One contrast: in 2006/07 a workless lone-parent household had a 57.5% risk of being below the 60% BHC poverty line. Moving into part-time work takes that risk down to 19.4% and full-time work down to 7.4%. Becoming a two-parent household, though, takes the risk down to only 46.6% if either or both parents work part-time, and 20.2% if one works full-time and one not at all. It seems that promoting employment is a better way to cut poverty than promoting marriage.

Some are more unequal than others
‘Inequality’ is a tricky beast to define, and the IFS looks at a number of different measures of it. It finds that the ’90:10 ratio’ – the income of the 10th richest percentile to the 10th poorest – has varied a bit but is basically unchaged under Labour. Likewise the 90:50 and 50:10 ratios. So income inequality for the middle 80% has remained pretty constant. It’s actually quite an achievement for Labour to have engineered continuing economic growth where the bulk of the population participate equally – under the Conservatives, periods of growth involved a general rise in inequality right across the spectrum.

On other measures of inequality, such as the Gini coefficient, there have been slight rises under Labour. What this means, in combination with the steady 90:10 ratio, is that the very richest are speeding away from the rest of us, and the very poorest aren’t keeping pace (although in absolute terms they’re mostly better off).

The IFS recently published a study (noted here) of the super-rich and how they get their income; a future paper, looking at the ‘super-poor’, was hinted at. Soon, I hope. It’s important to know what’s going on in these people’s lives that prevents them from getting more income – indeed, whether they’re even the same people years after year (see below) – and how things could be improved for them.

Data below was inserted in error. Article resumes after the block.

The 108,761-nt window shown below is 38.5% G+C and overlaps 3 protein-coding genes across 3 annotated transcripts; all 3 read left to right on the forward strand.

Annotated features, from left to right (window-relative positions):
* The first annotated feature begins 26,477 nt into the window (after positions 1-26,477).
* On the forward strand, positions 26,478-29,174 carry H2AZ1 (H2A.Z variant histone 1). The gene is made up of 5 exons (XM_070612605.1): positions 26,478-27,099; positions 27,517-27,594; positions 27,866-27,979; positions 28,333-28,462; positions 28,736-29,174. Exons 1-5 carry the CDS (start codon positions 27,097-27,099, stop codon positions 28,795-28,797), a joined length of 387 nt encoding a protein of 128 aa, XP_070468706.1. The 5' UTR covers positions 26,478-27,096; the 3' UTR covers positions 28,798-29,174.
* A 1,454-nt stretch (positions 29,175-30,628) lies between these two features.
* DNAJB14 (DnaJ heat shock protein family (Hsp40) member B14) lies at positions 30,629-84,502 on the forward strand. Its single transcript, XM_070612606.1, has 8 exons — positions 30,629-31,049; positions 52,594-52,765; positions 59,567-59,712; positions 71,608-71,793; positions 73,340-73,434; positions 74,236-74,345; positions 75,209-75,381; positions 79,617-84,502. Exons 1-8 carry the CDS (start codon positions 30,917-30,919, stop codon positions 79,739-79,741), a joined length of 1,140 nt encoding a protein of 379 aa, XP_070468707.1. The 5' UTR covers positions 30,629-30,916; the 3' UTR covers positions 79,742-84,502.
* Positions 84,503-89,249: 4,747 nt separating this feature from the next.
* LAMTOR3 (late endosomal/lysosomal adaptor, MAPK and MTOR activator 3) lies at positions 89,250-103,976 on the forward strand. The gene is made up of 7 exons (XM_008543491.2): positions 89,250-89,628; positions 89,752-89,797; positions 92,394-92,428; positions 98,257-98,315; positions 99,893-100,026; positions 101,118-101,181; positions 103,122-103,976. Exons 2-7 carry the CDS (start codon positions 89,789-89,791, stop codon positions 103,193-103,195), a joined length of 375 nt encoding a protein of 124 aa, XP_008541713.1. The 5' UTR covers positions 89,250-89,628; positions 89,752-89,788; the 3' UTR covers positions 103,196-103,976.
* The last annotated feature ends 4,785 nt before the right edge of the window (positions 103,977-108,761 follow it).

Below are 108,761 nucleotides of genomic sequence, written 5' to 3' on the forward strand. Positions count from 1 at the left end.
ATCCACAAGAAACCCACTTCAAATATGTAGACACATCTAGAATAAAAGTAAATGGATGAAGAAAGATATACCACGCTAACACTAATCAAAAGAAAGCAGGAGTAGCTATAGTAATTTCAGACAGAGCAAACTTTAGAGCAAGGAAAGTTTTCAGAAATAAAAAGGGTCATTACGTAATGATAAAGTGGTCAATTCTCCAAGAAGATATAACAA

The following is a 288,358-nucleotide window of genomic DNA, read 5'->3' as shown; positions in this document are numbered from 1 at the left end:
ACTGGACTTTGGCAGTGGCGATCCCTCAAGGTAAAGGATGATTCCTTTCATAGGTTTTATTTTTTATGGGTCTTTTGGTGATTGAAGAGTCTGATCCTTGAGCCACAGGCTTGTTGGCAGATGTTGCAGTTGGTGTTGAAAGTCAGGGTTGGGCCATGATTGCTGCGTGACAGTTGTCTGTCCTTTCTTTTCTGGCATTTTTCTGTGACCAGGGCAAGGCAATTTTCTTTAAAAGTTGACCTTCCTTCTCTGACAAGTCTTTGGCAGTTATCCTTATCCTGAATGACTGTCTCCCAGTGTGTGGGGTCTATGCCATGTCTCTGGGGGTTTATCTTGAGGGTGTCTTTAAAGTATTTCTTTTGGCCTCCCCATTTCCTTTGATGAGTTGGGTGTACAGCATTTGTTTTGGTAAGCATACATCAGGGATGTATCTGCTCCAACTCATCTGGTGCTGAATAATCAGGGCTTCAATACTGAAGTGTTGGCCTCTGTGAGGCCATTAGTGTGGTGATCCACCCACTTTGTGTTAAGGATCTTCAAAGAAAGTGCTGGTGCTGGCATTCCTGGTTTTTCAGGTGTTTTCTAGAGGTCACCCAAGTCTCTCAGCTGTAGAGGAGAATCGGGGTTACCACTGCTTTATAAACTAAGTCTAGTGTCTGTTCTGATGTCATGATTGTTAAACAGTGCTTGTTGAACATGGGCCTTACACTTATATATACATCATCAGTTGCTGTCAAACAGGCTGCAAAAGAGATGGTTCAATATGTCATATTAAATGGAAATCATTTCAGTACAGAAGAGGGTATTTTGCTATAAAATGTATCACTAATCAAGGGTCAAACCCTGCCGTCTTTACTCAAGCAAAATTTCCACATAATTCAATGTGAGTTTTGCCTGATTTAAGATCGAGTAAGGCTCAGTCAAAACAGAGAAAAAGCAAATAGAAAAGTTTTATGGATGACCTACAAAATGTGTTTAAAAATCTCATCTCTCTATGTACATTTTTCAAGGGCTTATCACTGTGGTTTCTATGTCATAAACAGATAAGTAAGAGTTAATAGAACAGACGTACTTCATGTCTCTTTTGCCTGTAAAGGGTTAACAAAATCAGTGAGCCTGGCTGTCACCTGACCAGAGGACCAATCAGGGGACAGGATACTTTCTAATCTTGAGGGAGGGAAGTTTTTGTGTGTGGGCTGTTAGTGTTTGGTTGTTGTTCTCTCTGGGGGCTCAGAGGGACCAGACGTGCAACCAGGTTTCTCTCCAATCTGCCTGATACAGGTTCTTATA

Poverty is becoming less of a trap
One other silver lining from the figures [PDF, table 7.1] is that regardless of the number of children in poverty in any given year, there’s more ‘churn’ than there was under the Tories – that is, fewer of those who are poor are staying poor for long periods. One might think that as the proportion of people below a given poverty line falls, you’re left with a ‘core’ who are harder to shift at all. That’s not supported by this data.

This graph (using my calculations from table 7.1 here and table 4.1tr here [PDFs]) shows the percentage of children in households below 60% of median income who have been in that same position for at least three out of the preceding four years, starting with the period 1998-2001 and running to 2002-05 (BHC in blue, AHC in red):

Child poverty (at least on this measure) has not only fallen, but those who still below the threshold are spending less time stuck there.

Thursday, June 12, 2008

David Davis boldly risks a month’s pay

Really, really interesting. Quick thoughts:

He’s trying to do for civil liberties what Martin Bell did for sleaze. Can he do that from within the Conservative party?

Nick Clegg has already said the Lib Dems won’t be fielding a candidate, which suggests either astonishingly quick thinking or some undisclosed cosiness. How will local Lib Dems take this? (Does the Lib Dem leader actually have the power to order this?)